Don’t Forget the Songs-365: Mach Dos: Day 218
Sat. August 18, 2012
Did you know David Bowie re-recorded his most famous song in 1979? The original interstellar aura was brought to earth on this stripped down version as David explained in Nicholas Pegg’s The Complete David Bowie, “I agreed as long as I could do it all again without all its trappings and do it with only three instruments. Having played it with just an acoustic guitar on stage early on, I was always surprised at how powerful it was just as a song, without the strings and synthesizers.”
Bowie’s almost naked version, released in 1980, sounds like “Major Tom” is in suspended emotion realizing he became the man who fell to earth. Lennon fans may recognize the three piece arrangement on the updated rendition of “Space Oddity” as Peter Doggett explained in The Man Who Sold The World when he wrote, “Those three ‘pieces’ –piano, bass and drums— mirrored John Lennon’s instrumentation on his 1970 album Plastic Ono Band. Bowie produced an exact replica of the sound that Lennon and Phil Spector produced on “Mother” –bass and drum locked in brutal unison.”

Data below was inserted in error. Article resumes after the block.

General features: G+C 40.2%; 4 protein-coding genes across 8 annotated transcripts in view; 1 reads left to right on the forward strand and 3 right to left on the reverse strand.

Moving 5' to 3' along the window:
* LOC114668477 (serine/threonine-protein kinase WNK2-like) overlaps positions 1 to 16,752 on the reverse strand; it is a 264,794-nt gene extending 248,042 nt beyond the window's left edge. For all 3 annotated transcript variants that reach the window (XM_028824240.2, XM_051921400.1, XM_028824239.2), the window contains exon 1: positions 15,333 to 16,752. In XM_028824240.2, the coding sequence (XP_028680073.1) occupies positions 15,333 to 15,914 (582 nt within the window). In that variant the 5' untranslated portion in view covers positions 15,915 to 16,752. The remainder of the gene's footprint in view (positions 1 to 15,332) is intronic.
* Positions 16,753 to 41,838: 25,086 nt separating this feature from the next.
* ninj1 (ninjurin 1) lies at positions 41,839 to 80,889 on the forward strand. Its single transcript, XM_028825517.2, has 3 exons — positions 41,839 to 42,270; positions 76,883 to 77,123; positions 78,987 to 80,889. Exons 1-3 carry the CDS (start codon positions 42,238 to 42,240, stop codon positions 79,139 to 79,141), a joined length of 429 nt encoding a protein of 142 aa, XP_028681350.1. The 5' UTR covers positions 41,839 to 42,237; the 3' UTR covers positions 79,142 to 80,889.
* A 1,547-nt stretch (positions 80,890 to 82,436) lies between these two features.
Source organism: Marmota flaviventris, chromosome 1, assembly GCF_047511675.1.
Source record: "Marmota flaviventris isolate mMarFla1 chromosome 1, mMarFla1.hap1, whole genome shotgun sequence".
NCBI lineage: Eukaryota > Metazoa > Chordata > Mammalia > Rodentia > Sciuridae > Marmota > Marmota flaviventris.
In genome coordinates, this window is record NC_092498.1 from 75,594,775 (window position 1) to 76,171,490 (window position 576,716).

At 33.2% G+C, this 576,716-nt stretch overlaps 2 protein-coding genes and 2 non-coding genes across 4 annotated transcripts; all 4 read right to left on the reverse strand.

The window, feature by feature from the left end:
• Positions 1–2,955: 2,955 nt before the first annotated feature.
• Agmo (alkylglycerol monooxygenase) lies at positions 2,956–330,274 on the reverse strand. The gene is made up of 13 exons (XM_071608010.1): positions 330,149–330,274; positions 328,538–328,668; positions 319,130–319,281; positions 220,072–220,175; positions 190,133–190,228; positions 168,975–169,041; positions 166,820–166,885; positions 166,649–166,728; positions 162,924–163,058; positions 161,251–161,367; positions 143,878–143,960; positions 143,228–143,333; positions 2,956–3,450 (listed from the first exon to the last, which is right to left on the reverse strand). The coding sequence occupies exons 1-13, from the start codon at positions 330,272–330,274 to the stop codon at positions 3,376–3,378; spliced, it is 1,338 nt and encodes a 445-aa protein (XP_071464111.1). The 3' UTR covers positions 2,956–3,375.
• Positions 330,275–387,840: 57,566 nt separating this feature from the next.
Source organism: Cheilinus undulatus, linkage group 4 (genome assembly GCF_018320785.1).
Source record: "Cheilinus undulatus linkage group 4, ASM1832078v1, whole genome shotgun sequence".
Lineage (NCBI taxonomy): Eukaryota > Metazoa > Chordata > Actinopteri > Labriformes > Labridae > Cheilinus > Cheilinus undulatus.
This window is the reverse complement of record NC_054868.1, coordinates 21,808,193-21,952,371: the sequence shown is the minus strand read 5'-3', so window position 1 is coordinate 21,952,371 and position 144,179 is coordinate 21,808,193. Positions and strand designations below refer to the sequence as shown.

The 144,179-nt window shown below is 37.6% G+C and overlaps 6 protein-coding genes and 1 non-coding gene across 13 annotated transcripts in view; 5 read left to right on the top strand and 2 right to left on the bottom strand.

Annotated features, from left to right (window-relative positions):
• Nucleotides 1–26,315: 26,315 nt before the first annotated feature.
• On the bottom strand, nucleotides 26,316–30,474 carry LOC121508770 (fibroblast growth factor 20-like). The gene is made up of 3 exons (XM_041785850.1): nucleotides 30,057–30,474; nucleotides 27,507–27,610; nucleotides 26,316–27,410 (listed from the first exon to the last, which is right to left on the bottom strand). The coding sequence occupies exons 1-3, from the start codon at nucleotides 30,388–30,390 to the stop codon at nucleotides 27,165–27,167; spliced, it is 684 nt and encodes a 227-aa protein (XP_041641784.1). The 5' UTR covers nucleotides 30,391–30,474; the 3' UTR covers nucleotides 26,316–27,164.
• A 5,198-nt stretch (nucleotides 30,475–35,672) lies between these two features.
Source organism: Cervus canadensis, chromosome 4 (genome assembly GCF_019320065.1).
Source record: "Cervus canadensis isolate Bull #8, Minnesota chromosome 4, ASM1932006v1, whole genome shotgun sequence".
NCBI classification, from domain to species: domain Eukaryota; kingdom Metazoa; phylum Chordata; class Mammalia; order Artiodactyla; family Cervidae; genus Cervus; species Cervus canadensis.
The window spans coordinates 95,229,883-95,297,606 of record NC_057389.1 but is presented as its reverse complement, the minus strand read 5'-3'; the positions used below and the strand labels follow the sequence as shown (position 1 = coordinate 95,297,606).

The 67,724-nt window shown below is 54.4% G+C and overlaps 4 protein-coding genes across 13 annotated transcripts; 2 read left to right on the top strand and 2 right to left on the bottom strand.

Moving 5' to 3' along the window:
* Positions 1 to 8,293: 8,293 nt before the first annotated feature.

1969’s original had this lifted exploration spirit that gave hope to a new generation, a decade later, that hope had been extinguished with a dramatic sparse sound reflecting back to the paranoid alienation Bowie felt in the 1970s. Still I do prefer the 1980 Plastic Ono Band-esque version. “Space Oddity” sounds more powerful grounded in this Lennon inspired stripped down primal arrangement. Whatever version you prefer, no matter how many times Bowie remixes, re-records or changes the chord sequence for his most classic song, “Space Oddity” in any incarnation, will remain one of the most timelessly memorable songs in David Bowie’s whole eclectic canon.